Plaintiff alleges that from 2012 to 2017, it has never made an annual net profit of more than $70, 000 and thus is unable to afford the dramatically increased monthly rental under the Agreement. Plaintiff's CPA estimates that Hopkinton would have to nearly double its current revenue and sell an additional $6.4 million in product to cover the increased rent which he believes is unlikely despite the larger store after redevelopment.

         B. Alleged Violations

         Hopkinton contends that the sudden dramatic increase in rent constitutes a constructive termination of its franchise agreement in violation of the PMPA. It argues that by undertaking a unilateral redevelopment of the Premises which will result in a dramatically increased monthly rent for plaintiff, Global's purpose was to coerce Hopkinton into terminating its lease and franchise in order to misappropriate its goodwill without payment. Plaintiff contends that actions of defendants constitute a constructive termination because Hopkinton was left with the choice of either terminating or defaulting under the Agreement as a result of the increased rent. Plaintiff submits that defendants knew that the Premises did not generate sufficient revenue to cover the increased rent and thus did not negotiate the Agreement in good faith.

         Hopkinton brings claims for 1) violations of the PMPA and injunctive relief thereunder, 2) breach of contract, 3) breach of the implied covenant of good faith and fair dealing, 4) unfair and deceptive practices under M.G.L. c. 93A, and 5) fraud in the inducement.

         C. Procedural History

         On September 20, 2018, Hopkinton filed motions for both a temporary restraining order and a preliminary injunction under § 2805(b) of the PMPA. The Court denied plaintiff's motion for a temporary restraining order the following day. On October, 22, 2018, the Court denied the motion for a preliminary injunction after a hearing. In December, 2018, plaintiff filed an amended complaint in response to which Global filed a timely motion to dismiss for failure to state a claim.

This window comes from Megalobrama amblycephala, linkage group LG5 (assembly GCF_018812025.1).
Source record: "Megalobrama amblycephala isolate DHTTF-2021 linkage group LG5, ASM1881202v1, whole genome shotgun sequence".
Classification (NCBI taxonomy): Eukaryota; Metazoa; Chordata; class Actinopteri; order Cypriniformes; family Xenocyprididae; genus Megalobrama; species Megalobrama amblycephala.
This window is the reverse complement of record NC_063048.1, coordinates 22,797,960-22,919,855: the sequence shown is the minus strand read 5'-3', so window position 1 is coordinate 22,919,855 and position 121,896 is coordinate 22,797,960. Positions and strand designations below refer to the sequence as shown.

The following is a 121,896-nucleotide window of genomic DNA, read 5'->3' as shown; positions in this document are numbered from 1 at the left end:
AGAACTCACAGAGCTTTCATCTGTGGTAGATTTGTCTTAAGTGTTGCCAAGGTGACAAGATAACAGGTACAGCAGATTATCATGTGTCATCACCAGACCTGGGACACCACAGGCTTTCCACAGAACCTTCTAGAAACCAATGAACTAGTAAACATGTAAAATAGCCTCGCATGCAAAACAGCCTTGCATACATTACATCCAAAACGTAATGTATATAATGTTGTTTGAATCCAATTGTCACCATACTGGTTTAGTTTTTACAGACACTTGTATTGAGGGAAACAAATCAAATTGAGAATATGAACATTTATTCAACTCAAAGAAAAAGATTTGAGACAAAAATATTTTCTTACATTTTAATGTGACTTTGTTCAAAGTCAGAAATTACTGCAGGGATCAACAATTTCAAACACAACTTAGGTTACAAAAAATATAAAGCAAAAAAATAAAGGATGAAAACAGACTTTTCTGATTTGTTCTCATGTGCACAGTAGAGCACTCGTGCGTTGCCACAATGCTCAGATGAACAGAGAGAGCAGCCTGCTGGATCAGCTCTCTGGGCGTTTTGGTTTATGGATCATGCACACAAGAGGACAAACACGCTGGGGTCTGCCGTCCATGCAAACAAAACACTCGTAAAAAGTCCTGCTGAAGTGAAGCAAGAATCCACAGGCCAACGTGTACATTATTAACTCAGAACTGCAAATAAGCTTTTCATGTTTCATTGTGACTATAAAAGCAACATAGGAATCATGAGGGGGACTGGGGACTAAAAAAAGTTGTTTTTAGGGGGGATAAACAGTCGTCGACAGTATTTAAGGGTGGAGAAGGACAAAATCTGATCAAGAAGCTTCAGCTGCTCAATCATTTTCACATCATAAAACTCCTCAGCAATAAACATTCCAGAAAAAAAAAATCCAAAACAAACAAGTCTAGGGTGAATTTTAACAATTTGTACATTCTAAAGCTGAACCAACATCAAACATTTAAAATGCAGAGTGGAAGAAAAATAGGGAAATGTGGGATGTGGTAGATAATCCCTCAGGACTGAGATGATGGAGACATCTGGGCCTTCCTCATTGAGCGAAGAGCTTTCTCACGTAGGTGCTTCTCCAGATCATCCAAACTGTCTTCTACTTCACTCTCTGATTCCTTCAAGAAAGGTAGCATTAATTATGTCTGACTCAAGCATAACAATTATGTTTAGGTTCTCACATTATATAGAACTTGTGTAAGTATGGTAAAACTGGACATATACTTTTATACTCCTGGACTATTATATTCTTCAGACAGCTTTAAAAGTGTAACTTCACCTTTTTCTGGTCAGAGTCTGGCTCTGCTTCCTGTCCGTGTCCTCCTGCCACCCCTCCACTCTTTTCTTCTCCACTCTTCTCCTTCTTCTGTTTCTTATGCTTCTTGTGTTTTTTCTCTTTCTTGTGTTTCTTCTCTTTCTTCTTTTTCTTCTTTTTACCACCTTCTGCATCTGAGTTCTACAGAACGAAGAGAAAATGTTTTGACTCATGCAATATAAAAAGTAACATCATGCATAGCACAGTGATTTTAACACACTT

II. Motion to Dismiss

         A. Legal Standard

         To survive a motion to dismiss, a complaint must contain sufficient factual matter, accepted as true, to “state a claim to relief that is plausible on its face.” Bell Atl. Corp. v. Twombly, 550 U.S. 544, 570 (2007). In considering the merits of a motion to dismiss, the Court may look only to the facts alleged in the pleadings, documents attached as exhibits or incorporated by reference in the complaint and matters of which judicial notice can be taken. Nollet v. Justices of Trial Court of Mass., 83 F.Supp.2d 204, 208 (D. Mass. 2000), aff'd, 248 F.3d 1127 (1st Cir. 2000). Furthermore, the Court must accept all factual allegations in the complaint as true and draw all reasonable inferences in the plaintiff's favor. Langadinos v. Am. Airlines, Inc., 199 F.3d 68, 69 (1st Cir. 2000). Although a court must accept as true all of the factual allegations contained in a complaint, that doctrine is not applicable to legal conclusions. Ashcroft v. Iqbal, 556 U.S. 662 (2009).

         B. ...